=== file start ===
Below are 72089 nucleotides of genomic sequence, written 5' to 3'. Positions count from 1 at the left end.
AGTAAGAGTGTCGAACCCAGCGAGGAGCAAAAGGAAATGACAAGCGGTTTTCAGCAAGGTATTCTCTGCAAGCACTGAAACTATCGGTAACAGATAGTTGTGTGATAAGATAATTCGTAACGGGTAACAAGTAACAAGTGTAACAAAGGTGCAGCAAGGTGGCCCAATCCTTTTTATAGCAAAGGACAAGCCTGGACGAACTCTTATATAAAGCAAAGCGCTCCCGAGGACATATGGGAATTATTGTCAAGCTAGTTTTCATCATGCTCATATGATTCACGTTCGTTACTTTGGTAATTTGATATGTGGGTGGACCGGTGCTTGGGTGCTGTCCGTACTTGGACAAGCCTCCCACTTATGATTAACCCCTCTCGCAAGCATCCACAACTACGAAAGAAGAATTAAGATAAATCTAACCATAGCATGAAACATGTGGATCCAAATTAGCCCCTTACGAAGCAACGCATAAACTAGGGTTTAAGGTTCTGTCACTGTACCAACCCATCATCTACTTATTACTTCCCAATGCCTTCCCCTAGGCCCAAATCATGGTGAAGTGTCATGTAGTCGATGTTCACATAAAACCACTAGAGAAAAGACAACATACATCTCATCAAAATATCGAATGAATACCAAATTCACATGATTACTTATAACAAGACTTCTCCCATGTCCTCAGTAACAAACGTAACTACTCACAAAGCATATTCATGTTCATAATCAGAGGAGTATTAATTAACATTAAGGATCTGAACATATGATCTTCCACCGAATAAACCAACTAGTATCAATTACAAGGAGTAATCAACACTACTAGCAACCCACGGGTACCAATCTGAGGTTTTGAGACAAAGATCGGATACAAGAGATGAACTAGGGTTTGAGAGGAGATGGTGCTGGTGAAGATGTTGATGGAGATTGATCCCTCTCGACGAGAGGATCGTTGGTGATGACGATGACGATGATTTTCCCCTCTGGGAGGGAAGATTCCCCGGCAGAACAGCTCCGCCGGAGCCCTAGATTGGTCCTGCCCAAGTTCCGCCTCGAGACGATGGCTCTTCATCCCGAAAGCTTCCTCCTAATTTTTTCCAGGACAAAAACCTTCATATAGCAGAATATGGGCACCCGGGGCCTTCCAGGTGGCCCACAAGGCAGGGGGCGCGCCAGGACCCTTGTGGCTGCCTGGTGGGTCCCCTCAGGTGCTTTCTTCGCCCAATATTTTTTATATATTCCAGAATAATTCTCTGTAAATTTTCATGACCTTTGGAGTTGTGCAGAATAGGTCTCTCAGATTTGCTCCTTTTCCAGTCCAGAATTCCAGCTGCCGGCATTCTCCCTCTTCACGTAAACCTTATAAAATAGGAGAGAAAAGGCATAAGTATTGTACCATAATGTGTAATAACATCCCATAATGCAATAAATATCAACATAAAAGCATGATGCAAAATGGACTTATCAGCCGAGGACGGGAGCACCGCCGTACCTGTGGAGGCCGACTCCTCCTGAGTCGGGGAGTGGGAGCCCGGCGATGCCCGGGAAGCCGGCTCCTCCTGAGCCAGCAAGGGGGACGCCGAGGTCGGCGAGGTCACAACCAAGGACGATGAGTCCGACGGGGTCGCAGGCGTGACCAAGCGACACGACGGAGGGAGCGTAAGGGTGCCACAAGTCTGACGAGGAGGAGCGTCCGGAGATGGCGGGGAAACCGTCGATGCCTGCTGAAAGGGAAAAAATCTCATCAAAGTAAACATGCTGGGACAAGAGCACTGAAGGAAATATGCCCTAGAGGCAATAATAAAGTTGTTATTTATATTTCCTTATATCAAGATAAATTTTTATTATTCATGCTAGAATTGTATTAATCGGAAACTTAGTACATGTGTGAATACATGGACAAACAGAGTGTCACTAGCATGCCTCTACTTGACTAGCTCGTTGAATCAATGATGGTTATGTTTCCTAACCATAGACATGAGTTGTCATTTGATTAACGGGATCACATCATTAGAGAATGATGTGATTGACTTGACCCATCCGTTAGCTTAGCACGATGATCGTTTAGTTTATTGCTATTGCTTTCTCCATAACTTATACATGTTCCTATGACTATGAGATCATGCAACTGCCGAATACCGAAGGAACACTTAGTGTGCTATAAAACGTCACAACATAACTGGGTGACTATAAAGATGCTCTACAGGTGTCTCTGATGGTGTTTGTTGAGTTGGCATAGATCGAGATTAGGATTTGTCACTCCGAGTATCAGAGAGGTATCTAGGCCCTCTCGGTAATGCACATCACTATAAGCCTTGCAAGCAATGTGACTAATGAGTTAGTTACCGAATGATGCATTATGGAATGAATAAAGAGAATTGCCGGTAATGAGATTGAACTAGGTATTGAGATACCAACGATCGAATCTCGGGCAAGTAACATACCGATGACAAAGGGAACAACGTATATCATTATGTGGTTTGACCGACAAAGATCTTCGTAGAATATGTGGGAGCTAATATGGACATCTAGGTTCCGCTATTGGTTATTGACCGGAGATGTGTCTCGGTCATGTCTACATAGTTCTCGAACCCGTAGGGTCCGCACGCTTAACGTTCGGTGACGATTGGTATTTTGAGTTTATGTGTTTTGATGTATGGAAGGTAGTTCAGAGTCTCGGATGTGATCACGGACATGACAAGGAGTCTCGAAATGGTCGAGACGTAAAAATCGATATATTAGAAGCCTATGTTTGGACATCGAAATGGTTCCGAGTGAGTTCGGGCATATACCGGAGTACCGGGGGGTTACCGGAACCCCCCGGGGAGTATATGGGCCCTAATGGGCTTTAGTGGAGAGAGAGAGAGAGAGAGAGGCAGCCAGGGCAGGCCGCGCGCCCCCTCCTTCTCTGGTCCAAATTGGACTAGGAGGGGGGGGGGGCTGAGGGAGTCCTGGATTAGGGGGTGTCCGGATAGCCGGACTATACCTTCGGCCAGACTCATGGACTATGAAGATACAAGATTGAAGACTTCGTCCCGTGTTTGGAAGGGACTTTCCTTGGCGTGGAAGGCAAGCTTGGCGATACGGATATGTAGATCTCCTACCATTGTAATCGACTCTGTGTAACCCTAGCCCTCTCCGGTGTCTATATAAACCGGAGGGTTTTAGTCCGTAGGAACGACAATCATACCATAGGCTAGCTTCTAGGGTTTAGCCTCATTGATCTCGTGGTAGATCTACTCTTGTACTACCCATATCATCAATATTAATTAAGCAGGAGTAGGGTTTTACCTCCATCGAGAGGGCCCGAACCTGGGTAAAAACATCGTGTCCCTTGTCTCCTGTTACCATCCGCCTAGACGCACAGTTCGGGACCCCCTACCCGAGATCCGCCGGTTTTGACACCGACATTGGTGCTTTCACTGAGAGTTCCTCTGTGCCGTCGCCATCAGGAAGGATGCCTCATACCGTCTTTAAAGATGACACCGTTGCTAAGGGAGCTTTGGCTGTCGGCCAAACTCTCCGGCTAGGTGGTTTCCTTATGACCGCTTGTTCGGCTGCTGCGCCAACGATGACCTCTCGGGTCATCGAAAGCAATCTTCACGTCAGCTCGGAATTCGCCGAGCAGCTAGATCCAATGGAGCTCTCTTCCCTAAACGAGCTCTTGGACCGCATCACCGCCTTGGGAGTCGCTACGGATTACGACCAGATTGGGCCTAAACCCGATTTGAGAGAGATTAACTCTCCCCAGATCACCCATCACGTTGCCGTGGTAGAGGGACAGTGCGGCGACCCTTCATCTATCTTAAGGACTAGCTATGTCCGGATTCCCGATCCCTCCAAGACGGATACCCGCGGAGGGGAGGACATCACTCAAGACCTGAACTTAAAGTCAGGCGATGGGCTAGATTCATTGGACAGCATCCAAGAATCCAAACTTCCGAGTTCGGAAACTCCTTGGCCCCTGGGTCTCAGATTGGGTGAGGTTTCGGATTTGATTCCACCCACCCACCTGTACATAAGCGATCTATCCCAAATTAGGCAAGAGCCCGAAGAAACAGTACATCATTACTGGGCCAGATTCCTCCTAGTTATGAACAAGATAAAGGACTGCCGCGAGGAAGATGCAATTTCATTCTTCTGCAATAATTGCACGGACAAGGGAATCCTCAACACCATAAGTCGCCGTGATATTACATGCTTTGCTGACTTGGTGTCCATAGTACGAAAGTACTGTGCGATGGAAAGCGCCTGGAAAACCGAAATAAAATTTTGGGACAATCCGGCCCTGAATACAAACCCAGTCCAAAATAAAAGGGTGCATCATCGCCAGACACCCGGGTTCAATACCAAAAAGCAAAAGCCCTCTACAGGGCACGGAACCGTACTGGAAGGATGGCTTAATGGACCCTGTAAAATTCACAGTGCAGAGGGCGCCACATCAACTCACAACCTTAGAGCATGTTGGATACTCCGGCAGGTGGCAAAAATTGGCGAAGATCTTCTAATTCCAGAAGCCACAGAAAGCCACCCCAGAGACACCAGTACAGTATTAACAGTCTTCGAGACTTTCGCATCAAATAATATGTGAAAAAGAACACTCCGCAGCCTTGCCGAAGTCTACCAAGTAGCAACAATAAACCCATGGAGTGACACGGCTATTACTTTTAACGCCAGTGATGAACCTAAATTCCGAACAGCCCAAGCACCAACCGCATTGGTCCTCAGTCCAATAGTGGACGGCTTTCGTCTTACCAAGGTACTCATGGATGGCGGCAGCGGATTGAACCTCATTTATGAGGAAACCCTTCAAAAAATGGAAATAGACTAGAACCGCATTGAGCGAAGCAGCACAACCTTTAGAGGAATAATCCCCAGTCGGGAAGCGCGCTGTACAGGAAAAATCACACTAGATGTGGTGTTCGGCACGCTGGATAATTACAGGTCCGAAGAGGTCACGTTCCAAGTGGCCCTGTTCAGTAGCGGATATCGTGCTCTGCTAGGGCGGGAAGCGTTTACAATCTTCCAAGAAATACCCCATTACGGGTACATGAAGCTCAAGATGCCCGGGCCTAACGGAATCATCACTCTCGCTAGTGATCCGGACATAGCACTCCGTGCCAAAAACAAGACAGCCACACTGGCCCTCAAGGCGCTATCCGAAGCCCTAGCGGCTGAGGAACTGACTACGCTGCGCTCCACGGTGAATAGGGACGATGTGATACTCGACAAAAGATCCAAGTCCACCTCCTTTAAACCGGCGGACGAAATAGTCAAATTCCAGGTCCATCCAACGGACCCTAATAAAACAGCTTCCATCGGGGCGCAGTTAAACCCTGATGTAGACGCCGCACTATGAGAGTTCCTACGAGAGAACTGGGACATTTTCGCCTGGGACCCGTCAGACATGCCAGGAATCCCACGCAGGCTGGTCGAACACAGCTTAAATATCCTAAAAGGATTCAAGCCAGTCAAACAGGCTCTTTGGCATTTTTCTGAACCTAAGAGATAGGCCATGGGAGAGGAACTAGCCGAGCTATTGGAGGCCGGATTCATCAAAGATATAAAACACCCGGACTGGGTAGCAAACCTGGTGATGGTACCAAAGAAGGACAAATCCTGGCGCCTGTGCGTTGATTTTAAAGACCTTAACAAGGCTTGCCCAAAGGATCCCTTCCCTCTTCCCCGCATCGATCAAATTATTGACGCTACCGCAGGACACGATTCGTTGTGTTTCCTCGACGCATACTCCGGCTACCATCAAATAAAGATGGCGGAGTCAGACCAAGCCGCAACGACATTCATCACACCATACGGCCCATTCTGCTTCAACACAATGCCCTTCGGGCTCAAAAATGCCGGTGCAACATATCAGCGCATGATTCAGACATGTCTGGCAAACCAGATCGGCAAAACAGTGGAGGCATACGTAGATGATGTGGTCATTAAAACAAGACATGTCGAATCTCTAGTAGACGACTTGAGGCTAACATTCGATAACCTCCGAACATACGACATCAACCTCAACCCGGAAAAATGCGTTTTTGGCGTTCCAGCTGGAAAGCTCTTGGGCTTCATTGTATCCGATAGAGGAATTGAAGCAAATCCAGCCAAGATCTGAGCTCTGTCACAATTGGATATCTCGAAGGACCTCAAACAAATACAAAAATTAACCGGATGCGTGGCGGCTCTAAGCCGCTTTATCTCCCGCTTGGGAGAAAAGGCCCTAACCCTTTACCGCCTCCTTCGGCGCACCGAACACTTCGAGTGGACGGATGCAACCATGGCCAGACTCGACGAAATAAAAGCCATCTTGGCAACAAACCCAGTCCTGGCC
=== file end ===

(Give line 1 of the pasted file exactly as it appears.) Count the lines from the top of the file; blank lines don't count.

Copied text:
Below are 72089 nucleotides of genomic sequence, written 5' to 3'. Positions count from 1 at the left end.